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The role of the trainer

April 1, 2008

In a recent post I spoke of the change to the trainer’s role that would be necessary to maintain the relationship with the student beyond the completion of training. Which leads us to an interesting point – what is the trainer’s role during training?

The trainer may be considered a teacher of sorts because of their need to transfer knowledge to the student. This is certainly true some of the time but it isn’t the only role that they will need to fulfil during the training. The trainer will also need to be an assessor to identify shortcomings, a reporter to pass on their findings and a motivator to help focus the student on the task at hand. It doesn’t stop there; what about a shoulder to cry on or someone to pass on remedial advice?

The many faces of a trainer

A trainer will need to fulfil a variety of roles to meet the students needs. The best descriptor I have heard is catalyst – which by definition is something that speeds up a reaction without being consumed in the process. The trainer plays a similar role and will need to adjust according to the demands of the relationship.

These are just some of the roles a trainer will adopt during the course of training

  • The fixer is a pure problem solver. The student has a problem and they need a solution.
  • The facilitator assist the student in gaining knowledge through leading questions or progressive learning strategies.
  • The coach provides advice on improvements and offers remedial actions.
  • The motivator provides incentive or inspiration for the student.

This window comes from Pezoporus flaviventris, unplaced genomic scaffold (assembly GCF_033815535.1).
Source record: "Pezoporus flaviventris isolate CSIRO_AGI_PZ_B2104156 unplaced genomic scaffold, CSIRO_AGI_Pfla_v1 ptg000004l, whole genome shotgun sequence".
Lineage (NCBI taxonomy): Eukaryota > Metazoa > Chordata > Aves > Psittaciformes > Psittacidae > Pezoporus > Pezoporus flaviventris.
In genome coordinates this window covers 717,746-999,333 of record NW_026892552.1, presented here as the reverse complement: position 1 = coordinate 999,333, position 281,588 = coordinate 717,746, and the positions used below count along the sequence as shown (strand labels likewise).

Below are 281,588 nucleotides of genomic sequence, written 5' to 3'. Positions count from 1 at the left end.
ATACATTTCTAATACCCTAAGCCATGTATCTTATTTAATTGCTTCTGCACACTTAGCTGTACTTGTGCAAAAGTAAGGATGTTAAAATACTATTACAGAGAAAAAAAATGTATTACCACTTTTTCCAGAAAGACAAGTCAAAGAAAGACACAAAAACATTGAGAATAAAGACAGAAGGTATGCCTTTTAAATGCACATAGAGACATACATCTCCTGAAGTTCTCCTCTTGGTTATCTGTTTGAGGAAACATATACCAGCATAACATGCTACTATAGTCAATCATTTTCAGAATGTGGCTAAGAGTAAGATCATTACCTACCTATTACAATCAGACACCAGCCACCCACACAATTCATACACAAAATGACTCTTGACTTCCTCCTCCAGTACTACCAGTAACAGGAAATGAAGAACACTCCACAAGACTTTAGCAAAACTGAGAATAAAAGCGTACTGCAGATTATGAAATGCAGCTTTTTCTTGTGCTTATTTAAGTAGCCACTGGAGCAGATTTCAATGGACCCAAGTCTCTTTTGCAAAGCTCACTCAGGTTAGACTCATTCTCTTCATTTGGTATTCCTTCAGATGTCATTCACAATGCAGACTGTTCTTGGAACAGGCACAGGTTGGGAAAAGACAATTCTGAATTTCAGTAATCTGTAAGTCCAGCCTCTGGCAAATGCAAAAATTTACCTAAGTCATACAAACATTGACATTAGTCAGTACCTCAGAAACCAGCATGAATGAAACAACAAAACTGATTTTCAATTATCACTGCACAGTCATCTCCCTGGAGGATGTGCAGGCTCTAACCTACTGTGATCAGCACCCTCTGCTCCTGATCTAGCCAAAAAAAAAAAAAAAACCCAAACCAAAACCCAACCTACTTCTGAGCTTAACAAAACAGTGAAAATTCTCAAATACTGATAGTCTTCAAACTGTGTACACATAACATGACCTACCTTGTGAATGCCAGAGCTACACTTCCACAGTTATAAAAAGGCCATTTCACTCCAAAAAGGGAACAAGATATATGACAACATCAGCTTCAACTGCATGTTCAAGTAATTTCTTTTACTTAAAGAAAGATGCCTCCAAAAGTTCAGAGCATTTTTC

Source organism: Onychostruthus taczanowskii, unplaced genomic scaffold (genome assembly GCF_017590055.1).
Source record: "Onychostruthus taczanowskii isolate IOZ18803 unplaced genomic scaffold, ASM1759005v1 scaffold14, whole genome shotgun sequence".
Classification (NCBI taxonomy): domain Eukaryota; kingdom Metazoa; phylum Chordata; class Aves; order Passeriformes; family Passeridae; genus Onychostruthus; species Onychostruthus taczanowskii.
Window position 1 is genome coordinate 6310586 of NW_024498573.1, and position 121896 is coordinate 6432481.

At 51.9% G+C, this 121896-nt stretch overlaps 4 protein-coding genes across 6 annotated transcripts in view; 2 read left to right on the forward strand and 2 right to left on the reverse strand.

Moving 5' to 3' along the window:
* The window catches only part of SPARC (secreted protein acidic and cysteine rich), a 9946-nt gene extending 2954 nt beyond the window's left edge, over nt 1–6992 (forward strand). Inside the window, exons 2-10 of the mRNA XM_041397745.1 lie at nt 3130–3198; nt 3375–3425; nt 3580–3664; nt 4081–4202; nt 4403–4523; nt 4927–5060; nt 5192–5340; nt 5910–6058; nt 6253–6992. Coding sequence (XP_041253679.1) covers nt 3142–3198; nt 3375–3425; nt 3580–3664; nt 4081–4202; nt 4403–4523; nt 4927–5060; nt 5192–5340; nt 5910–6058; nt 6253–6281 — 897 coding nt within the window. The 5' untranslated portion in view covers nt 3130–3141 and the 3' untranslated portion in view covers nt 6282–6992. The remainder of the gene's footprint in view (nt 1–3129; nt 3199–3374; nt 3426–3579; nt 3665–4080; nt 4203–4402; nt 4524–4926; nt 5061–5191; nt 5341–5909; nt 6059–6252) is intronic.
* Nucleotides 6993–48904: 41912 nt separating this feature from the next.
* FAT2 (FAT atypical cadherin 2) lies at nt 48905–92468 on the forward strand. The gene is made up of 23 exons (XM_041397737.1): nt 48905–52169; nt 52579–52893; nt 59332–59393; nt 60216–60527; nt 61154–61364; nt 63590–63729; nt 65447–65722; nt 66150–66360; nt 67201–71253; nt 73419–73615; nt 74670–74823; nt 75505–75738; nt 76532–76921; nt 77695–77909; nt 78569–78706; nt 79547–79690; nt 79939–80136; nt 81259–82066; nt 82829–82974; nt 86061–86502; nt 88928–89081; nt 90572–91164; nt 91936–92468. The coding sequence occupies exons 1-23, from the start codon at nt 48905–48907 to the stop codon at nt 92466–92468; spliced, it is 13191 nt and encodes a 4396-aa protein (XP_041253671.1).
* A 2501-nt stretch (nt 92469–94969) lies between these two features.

• The director shows the student what to do or what to focus on next and leads them through the process.
  • The assessor primarily observes and scores or critiques performance, identifying strengths and weaknesses.
  • The supporter is an ear or shoulder to cry on and gives words of encouragement or reinforcement.
  • The reporter is the link back up the chain, passing on any comments, concerns and recommendations.
  • At the other end of this scale is the spokesperson. They pass on company stance or polices.
  • The judge in this sense is a sentence giver and enforces the penalties for failures or offers reward for the successes.
  • The peer recognises that the student is a co-worker and fosters general teamwork and camaraderie.
  • The presenter is the teacher or demonstrator and leads by example to show the student how it is done
  • The story teller relates what they are doing, or are about to do, with experience or practical examples.

There are many more available and each trainer will have there strengths and weaknesses. They will also have their preferences but they must remember that it is the student that dictates what role they will need to assume. The trainer will therefore need to be able to recognise what is required, when to apply it and be able to respond accordingly.

If the trainer is unable to fulfil these roles, the relationship will suffer and this is the critical factor in their ability to communicate openly and effectively. Once communication suffers, then so does their ability as a catalyst.

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